When we got back to Circus Circus, most of the group went on to visit Caesar’s Palace and Bellagio. Sigitas and I stayed and had a beer.
A rest day for the BC group after a hard cycle from Los Angeles. I assembled my bike and took it for a test ride, visiting a bike shop, supermarket and pharmacy. I had dinner at an English – themed pub across the road with Aiden. Scottish football was showing on the TV.
I cycled with Bill from North Las Vegas to the Hoover Dam along the scenic route, Lake Mead Boulevard. We caught up with Brian and Alison near the entry gate to Lake Mead National Recreation area. We travelled together and got back onto the main highway near the dam, where we went into a hotel/casino for lunch.
Bill and I crossed the bridge and went down to the dam. Bill wanted to do the full tour so I went on and met Brian and Alison at the car park on the other side. We enquired about a route south and the girl in the shop, gave us the tip that the road which was marked closed would allow us join the main road, so we avoided the need to go back across the dam and up to the bridge.
We headed south for 15 miles on a very hot road. Finally we turned off and downhill about 1,000 feet to a marina on the Colorado river.
A very nice place, everything was perfect, but bone dry, not a blade of grass. Even though the area is barren it is home to a number of roadrunner birds. This bird, well known from cartoon films, spends most of the time on the ground, running at speed to catch insects and small creatures.
The shop was closed and I had no provisions, but Alison provided me with a meal made with dried ingredients.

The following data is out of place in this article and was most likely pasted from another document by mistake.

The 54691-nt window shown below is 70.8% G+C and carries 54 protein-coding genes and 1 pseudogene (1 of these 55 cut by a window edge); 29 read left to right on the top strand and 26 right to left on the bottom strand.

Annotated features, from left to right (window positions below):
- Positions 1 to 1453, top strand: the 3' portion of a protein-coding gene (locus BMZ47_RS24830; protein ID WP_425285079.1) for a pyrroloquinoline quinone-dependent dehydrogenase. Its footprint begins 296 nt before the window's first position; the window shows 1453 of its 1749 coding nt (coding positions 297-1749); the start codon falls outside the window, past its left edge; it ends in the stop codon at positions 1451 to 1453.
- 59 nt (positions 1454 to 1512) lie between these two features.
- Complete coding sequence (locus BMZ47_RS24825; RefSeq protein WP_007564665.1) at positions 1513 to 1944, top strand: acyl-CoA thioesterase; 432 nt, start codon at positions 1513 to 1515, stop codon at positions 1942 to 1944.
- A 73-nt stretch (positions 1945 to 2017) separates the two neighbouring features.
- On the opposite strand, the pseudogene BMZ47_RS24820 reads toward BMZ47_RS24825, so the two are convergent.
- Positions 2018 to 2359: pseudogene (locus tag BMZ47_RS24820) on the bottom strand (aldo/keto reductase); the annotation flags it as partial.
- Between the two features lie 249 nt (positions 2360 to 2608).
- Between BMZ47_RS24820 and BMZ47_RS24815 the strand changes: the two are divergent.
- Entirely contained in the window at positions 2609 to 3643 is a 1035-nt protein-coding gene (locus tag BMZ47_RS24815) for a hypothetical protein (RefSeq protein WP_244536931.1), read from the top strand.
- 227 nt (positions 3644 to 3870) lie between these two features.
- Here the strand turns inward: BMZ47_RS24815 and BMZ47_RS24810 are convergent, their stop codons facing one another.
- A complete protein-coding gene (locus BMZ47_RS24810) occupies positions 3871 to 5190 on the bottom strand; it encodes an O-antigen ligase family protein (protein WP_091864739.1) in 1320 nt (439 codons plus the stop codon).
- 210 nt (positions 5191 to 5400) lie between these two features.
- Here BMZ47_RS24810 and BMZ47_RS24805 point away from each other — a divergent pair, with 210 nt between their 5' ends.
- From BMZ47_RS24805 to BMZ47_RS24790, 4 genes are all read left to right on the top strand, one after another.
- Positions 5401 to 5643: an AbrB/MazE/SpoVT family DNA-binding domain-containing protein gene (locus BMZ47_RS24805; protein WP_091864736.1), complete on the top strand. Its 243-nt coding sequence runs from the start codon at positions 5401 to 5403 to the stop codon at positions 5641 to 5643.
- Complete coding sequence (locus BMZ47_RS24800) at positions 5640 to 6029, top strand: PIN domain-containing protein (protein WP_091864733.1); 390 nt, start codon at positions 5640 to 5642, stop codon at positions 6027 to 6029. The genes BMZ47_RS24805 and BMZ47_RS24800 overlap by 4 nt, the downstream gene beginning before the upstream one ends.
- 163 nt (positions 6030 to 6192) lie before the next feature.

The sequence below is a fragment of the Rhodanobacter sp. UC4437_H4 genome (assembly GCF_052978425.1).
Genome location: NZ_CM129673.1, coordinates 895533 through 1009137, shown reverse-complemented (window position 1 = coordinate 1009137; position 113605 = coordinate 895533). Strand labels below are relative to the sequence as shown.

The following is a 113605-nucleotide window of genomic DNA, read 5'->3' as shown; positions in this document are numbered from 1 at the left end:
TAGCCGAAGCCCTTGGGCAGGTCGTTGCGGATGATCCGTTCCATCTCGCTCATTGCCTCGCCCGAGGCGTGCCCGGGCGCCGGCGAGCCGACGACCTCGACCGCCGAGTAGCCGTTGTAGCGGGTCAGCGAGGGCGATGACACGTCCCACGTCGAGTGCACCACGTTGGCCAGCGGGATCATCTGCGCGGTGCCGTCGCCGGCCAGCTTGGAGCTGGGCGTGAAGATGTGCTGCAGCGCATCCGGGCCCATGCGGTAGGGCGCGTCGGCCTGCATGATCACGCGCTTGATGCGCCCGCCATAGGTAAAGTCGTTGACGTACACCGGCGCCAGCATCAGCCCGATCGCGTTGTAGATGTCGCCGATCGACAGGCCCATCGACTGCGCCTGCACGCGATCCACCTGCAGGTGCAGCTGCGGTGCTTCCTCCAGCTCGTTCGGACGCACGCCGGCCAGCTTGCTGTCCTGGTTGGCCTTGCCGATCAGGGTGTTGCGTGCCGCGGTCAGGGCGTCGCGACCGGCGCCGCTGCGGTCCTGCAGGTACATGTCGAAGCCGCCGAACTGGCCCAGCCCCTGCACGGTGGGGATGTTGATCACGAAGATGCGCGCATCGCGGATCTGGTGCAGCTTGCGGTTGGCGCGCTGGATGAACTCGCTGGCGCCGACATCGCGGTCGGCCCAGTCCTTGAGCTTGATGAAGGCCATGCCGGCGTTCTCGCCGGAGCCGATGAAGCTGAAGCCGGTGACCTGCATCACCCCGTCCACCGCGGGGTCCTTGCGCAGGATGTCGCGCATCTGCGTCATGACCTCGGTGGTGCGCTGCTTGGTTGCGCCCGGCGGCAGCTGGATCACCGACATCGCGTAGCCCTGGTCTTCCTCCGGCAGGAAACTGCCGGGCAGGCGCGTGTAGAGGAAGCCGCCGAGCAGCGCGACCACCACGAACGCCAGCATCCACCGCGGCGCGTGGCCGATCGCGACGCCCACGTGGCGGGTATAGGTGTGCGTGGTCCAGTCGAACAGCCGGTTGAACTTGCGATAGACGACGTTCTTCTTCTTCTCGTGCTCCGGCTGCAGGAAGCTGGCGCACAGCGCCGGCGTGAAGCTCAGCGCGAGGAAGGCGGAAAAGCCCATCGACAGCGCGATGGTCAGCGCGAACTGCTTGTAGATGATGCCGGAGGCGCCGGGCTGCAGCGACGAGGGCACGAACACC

Morning – we climb back up 1,000 feet, an hour of toil, back onto I 93 – a busy road, but with a generally good shoulder strip.
We stopped in two shop/cafes on route. The first one had an additional attraction – the opportunity to fire military weapons, ranging in size from small sub-machine guns to belt-fed machine guns and grenade launchers. Prices varied from $1 a shot for the small guns to $2 a shot for the big guns and $25 for the grenade launcher.
The second place was operated by two elderly ladies who showed great interest in the BC cycle from Beijing. Bill, Brian, Alison and I sat outside on the porch for a while, before resuming our journey.
Near Kingsman, the road was being resurfaced. First they sprayed bitumen and then dropped loads of asphalt which was picked up and spread by large spreading machines. Our bike tyres picked up a lot of grit which is stuck on by the bitumen. At some point Alison must have ridden onto the bitumen spray coat which covered her tyres. This caused her tires to get completely covered in grit. I had a cleaning fluid, for my bike chain, which together with my pocket knife produced a fairly usable result.
We got to Kingsman reasonably early and went into the museum which was just after the Interstate fly-over. I noticed a newspaper feature on the Kingsman explosion, an event in which two rail-cars of propane caught fire and exploded, killing and injuring many people. I spoke to a local lady who remembered the event and knew the fire fighters who were killed there.
It was almost closing time at the museum, when word went around that we had another five miles to travel up a hill and down into the other half of the town. Bill found the KOA site using a very small scale map and we arrived to a very nice camping site. (Kamp grounds of America started in Billings, Montana in 1962). About dusk Bill and I went shopping at the supermarket and stocked up with groceries.
Aiden arrived into camp about 10:00pm, a schedule which he tended to follow.
I left early after map meeting. There was some uncertainty about where we would camp that night and the instruction was to meet at Peach Springs on Route 66 at 4:00 pm.
I stopped at road works and had an interesting conversation with the man on traffic control. Further on I stopped at an abandoned motel, some of the lights were still on and in the phone box, the telephone receiver dangled on its cord. The map shows a small settlement off the road, which must have been a mining camp, but there was no sign of life. A little bit further on, was an attractive road side halting spot – Huckbery shop/café/souvenir store. Outside, under the shade of the awning was a gleaming red Chevy sports car. In the open were some other veteran cars, including a Model ‘T’ from the Bonnie and Clyde era.